Firm in their defense that they included no such messages, the band conducted their own experiment to see just what kinds of messages they’d hear on Stained Class, the album on which “Better by You, Better Than Me” appears.
“I asked permission to go into a studio and find some perfectly innocent phonetic flukes,” Glenn Tipton said at the time. “The lawyers didn’t want to do it, but I insisted. We bought a copy of the Stained Class album in a local record shop, went into the studio, recorded it to tape, turned it over and played it backwards. Right away we found ‘Hey ma, my chair’s broken’ and ‘Give me a peppermint’ and ‘Help me keep a job’.”
Ultimately the judge dismissed the case because, whether or not one hears “do it” on the recording, there’s no frame of reference for what “it” even means. Like, perhaps, “give me a peppermint.” Which might seem like a victory now, but the fact of the case going forward at all was a step backward.
The argument makes no sense on its face, and comedian Bill Hicks even gave a standup routine about the absurdity of a band wanting to eliminate its audience. Judas Priest, like any other band, are entertainers—and an entertainer need a crowd to sustain itself, which as anyone in the music industry surely understands, takes a lot of work to both cultivate and to maintain interest. To say nothing of the incredibly offensive idea that someone who writes a song secretly harbors a desire to kill. Though Rob Halford himself suggested that if they really had the power to use subliminal messages to have listeners bend to their will, it’d be more to their benefit to tell the recipients of those messages to buy more records.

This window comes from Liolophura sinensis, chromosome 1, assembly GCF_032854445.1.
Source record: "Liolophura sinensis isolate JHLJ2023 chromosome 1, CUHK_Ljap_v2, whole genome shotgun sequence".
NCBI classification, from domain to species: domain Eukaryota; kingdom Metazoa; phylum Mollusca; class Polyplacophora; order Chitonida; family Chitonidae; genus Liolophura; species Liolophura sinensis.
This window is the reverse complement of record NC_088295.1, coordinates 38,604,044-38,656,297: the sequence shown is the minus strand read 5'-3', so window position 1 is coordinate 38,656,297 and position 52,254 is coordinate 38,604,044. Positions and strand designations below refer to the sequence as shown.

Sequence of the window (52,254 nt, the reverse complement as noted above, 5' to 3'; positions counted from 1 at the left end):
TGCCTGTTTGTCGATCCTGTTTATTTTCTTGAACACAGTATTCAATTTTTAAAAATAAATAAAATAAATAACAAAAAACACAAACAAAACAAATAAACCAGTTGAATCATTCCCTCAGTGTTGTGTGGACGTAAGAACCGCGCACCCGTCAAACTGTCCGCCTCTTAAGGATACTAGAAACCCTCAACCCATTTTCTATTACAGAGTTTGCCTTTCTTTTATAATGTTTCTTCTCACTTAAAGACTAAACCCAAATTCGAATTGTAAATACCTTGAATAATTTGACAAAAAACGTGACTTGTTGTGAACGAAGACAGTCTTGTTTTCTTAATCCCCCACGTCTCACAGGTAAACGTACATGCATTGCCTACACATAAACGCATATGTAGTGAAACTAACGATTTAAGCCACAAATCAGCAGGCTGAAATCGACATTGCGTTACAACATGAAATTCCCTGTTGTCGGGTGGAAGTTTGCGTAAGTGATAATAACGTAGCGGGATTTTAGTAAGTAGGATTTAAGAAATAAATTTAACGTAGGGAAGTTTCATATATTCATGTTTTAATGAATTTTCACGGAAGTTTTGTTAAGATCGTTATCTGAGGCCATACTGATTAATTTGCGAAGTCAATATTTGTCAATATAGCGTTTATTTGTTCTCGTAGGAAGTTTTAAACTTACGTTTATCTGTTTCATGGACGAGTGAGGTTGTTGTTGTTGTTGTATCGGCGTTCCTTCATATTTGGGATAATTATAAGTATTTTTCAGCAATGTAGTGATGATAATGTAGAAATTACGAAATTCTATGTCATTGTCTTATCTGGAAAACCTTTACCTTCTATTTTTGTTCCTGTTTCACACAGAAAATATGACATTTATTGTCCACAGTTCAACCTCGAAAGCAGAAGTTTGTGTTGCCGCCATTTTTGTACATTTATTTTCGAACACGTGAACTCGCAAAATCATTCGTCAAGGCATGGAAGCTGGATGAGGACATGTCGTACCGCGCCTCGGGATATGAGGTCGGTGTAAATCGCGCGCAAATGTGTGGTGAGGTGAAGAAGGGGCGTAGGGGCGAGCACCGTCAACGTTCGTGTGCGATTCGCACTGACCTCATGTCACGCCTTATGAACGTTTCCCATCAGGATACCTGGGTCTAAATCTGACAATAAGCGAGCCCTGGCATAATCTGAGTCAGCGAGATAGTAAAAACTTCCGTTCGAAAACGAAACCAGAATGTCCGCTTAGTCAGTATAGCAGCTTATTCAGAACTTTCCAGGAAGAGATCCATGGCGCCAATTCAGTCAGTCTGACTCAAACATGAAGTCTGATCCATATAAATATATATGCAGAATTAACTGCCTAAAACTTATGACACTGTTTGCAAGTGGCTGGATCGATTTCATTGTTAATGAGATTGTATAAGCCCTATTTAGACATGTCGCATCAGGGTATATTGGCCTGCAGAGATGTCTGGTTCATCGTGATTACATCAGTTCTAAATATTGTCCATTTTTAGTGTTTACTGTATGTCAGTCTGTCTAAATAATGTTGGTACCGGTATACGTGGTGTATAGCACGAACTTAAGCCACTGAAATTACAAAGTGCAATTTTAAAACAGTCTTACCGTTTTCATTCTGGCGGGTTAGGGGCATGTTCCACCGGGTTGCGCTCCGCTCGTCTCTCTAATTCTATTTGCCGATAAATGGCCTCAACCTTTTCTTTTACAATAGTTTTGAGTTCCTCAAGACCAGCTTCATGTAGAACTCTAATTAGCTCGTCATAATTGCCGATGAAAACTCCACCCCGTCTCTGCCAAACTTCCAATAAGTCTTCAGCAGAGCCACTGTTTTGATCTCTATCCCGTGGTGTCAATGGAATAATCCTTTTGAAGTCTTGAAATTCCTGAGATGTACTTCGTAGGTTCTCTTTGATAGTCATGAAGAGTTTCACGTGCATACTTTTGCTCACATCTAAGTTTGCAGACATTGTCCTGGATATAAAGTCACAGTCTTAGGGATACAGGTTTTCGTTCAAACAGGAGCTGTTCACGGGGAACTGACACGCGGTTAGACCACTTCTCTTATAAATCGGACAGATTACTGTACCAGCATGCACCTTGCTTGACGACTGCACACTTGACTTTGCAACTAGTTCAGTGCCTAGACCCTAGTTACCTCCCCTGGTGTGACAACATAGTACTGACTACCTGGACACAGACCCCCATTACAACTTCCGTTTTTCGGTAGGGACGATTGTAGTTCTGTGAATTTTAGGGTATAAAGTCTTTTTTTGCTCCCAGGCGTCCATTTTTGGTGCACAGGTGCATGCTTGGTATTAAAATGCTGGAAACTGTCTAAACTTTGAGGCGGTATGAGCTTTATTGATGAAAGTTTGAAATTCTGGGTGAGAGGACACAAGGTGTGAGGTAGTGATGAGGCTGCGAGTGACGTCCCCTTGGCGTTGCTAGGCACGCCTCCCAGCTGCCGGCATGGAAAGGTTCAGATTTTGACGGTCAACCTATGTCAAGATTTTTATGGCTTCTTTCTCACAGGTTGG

There are no real winners here. A real tragedy happened, with blame cast in the wrong direction. But there is a connection here, hiding in plain sight, that’s been overlooked, and it makes the whole thing that much more sad. Music can provide a source of solace that, to those on the outside, might seem dark or dangerous. My colleague, Michael Pementel, wrote about how doom metal has been a great source of therapy in his own experience, which is both a relatable and nearly universal sentiment. Music is a safe space, a place to turn without judgment that maybe isn’t a long-term treatment, but offers at least an outlet.
In the case of Judas Priest’s “Better by You, Better Than Me,” whether anyone heard hidden messages is I suppose open to interpretation, but nobody was really listening.
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Jeff Terich is the founder and editor of Treble. He's been writing about music for 20 years and has been published at American Songwriter, Bandcamp Daily, Reverb, Spin, Stereogum, uDiscoverMusic, VinylMePlease and some others that he's forgetting right now. He's still not tired of it.